Wednesday Sep 20

Lummis Suzanne Lummis is the director of The Los Angeles Poetry Festival, an executive board member of Beyond Baroque Literary Arts Center in Venice , and the Southern California editor for a new literary magazine from New Mexico, Malpais Review.  She comes out of the famous CSU-Fresno writing program where she studied with Philip Levine, Charles Hanzlicek, and Peter Everwine (http://www.youtube.com/watch?v=5ce-deeESM0 or:  http://www.poetry.la/ -- Recent Video Interviews) .  Her poetry has appeared in numerous magazines in the U.K., U.S., and Mexico, including The Hudson Review, The Antioch Review, Ploughshares, The New Ohio Review, the national UK newspaper, The Independent, and the March 2010 issue of Connotation Press: An Online Artifact.  Her collection, In Danger, is still available for a price, sometimes a small price.  Through the UCLA Extension Writers' Program, she teaches the poem noir as well as the less shady poetic sensibilities.
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Pursuit
 
 
It wasn’t the press of brakes, cry
of metals un-forgiving each other—no.
It was that delirious and slow plowing
headlong into and past Traffic Light,
Street Lamp, then the disruption
of Parked Truck, that got me out of bed
and down four flights of stairs, onto
the street.  Fast. The rubble of smashed
glass makes the sidewalk shine. The traffic
light's lying knocked flat.  One
 
cop car stopped behind the spot,
the other's in pursuit—the kid hit
the ground and took off. By foot.
Everyone's drained out of the Donut Shop,
the Armenian dance hall, Owl Drugs—
homeboys in T-shirts and blue tattoos.
In L.A. it gets like this at night—
 
hot. We stare at the parked truck
that got punched from the back, then
at the criminal car. Under the flung hood
the motor stamps and steams. Look
at that bumper, we yell, that twisted wheel!
And the glove compartment's sprung, so
the deeds of legal ownership drift
 
out the driver side. The driver door's
bent wild. It's, like, so ajar. It's like
Chamberlain's sculptures from crushed cars.
Here is the art of disaster, the art
of the split-second fatal bad choice.
I know how our mistakes change
the shape of things but to look
at the twists and turns the kid put
in this Ford coupe you'd think
what he wanted, really, was to make
 
a crazy staircase and climb up.
 

 
Gone, Baby
 
 
O Best Beloved, they're true, those tales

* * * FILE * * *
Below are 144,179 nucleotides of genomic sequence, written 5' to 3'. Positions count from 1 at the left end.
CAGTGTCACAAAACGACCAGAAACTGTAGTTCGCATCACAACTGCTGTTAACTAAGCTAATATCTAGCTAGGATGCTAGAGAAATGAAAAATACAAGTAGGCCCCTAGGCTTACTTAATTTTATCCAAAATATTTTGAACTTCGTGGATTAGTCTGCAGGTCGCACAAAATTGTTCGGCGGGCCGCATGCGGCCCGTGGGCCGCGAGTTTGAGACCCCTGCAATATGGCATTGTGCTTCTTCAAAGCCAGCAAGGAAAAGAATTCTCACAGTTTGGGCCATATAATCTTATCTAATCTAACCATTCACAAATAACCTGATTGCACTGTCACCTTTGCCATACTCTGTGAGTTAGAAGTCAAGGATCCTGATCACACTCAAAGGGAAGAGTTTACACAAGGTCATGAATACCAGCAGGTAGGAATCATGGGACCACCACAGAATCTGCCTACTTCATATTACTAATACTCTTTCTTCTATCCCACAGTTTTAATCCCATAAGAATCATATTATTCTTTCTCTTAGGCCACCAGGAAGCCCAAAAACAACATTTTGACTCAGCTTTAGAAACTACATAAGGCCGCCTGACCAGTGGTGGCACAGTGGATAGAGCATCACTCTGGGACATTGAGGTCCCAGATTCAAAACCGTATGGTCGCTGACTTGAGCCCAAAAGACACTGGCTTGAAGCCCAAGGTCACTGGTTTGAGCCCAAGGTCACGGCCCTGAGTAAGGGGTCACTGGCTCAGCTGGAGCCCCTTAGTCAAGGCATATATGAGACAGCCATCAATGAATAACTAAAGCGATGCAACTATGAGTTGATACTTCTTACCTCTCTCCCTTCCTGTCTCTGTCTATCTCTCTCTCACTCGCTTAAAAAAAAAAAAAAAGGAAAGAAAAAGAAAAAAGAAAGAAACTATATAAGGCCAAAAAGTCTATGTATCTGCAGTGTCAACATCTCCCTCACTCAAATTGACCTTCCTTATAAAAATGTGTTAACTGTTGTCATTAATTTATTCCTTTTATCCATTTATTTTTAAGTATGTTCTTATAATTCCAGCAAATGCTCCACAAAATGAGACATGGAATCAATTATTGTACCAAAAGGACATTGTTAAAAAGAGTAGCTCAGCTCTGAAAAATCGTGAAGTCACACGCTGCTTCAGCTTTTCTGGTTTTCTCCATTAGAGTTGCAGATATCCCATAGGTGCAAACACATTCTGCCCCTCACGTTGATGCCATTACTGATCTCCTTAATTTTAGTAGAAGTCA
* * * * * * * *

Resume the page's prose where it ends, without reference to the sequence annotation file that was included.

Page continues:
come down to us from Way
Then.  In The Age of Money the money
vanished—overnight it did, as if
vacuumed through a funnel into deep space.
No one had it, the money. It didn't stew
in a bank or go forth and multiply.
Buried in the yard of the mad man it was not,
nor bent into wads and stuffed
in the robber's pocket.  It had not burned,
had not melted; no guttering molecules slid
back to earth, their nuclei hot and
circling the memory of money.
O Best, it went Gone. It went Ain't. It went
as if it had not been, as if our lives
had been nothing but dreamt things
and we weren't even the primary dreamers.
Beloved, now dream again.  It's late.
Close your eyes and think of that enchanted time
when money flowed from our palms like
blood through our veins.  Then dream
of The Age Before That, when we had only
to point and golden fruit dropped
to our hands.  And the most ancient
of all realms, imagine: The Era of Wands.
We waved them and, Lo, it appeared—
whatever we longed for.
And we never went hungry yet, somehow,
we always felt hunger, for there was always
more where that came from, and always
we wanted more.
 
 

 
Fragment Ending with 19 Words from Delmore Schwartz
 
 
For the air some flavor, citrus
or mint, not ash, not crust,
for the tongue a brightness,
somewhere the ribboned carousel,
the arabesque, some low sweet
gondola under all this—this life—
some clear drinking spring, not
Shop, not Pay, but O My Love,
and Ever Arrival, Ever Letting
Go, newness upon newness,
and what swift one comes, or
slow, a rising to greet, sweet
thing or dark, a rising to face,
for always that soft thorn
of the self, star-like, core-lit,
shall ignite us alive—
some other world, some world
of goodness, some other life,
some life where the nobility
we admire is lived.

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Photo by Heather Wynters